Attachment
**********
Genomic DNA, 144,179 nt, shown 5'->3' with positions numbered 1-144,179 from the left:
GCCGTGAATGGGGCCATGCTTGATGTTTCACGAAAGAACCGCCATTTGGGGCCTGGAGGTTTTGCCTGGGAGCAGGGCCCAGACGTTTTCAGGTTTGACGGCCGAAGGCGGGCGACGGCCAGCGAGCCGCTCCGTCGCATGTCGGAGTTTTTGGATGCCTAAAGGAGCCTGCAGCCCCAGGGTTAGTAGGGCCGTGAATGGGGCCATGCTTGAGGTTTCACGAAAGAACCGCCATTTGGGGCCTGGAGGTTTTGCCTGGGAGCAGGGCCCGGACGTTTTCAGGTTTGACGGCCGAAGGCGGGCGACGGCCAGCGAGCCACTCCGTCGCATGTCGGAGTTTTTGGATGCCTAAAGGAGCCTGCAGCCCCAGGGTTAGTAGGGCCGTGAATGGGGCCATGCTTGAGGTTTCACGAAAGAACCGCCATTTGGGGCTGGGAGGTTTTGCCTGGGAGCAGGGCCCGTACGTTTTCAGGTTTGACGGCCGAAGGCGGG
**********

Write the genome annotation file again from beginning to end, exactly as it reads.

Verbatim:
Genomic DNA, 144,179 nt, shown 5'->3' with positions numbered 1-144,179 from the left:
GCCGTGAATGGGGCCATGCTTGATGTTTCACGAAAGAACCGCCATTTGGGGCCTGGAGGTTTTGCCTGGGAGCAGGGCCCAGACGTTTTCAGGTTTGACGGCCGAAGGCGGGCGACGGCCAGCGAGCCGCTCCGTCGCATGTCGGAGTTTTTGGATGCCTAAAGGAGCCTGCAGCCCCAGGGTTAGTAGGGCCGTGAATGGGGCCATGCTTGAGGTTTCACGAAAGAACCGCCATTTGGGGCCTGGAGGTTTTGCCTGGGAGCAGGGCCCGGACGTTTTCAGGTTTGACGGCCGAAGGCGGGCGACGGCCAGCGAGCCACTCCGTCGCATGTCGGAGTTTTTGGATGCCTAAAGGAGCCTGCAGCCCCAGGGTTAGTAGGGCCGTGAATGGGGCCATGCTTGAGGTTTCACGAAAGAACCGCCATTTGGGGCTGGGAGGTTTTGCCTGGGAGCAGGGCCCGTACGTTTTCAGGTTTGACGGCCGAAGGCGGG